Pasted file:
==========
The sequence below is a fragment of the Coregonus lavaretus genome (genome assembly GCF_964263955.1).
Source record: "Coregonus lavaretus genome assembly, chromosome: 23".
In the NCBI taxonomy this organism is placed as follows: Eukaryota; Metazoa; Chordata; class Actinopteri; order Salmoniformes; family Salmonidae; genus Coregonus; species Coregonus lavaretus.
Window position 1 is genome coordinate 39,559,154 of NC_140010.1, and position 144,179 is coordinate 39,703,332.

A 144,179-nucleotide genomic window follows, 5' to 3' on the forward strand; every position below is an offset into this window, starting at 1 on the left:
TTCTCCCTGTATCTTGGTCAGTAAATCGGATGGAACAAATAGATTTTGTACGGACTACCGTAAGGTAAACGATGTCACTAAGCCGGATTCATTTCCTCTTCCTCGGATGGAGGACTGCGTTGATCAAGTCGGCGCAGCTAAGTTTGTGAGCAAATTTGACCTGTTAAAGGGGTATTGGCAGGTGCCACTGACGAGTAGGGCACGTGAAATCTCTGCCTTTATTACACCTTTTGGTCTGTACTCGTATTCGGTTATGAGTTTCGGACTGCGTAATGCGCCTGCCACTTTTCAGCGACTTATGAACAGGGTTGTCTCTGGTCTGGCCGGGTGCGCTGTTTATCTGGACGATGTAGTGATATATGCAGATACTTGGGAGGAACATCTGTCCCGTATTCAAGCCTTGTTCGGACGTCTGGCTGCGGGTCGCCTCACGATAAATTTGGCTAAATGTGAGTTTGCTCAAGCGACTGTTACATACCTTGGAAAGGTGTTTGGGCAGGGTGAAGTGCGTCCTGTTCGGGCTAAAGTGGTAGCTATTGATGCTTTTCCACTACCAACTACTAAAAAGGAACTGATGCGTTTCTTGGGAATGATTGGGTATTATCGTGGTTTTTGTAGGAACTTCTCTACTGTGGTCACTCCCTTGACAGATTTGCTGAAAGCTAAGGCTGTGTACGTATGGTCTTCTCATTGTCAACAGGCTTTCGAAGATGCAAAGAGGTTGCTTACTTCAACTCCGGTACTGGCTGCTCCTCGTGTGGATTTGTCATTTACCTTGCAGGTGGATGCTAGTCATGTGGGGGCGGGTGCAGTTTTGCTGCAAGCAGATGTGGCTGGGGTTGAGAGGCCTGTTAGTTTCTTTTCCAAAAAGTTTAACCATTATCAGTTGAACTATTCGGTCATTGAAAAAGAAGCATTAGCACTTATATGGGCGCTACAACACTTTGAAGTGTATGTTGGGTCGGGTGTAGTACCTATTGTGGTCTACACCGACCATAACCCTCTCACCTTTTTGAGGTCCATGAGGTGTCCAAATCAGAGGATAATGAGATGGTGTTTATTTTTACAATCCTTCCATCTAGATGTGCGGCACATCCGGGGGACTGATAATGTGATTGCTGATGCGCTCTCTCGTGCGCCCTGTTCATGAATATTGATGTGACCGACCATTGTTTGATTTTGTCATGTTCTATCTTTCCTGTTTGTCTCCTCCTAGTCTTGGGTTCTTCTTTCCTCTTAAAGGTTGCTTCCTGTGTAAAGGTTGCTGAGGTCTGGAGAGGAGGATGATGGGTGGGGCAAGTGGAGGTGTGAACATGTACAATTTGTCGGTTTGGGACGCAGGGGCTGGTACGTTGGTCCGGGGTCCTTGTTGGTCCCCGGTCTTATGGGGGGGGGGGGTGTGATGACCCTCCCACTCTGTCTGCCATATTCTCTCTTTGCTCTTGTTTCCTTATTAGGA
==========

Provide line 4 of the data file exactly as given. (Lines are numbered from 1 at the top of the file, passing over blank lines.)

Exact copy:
Window position 1 is genome coordinate 39,559,154 of NC_140010.1, and position 144,179 is coordinate 39,703,332.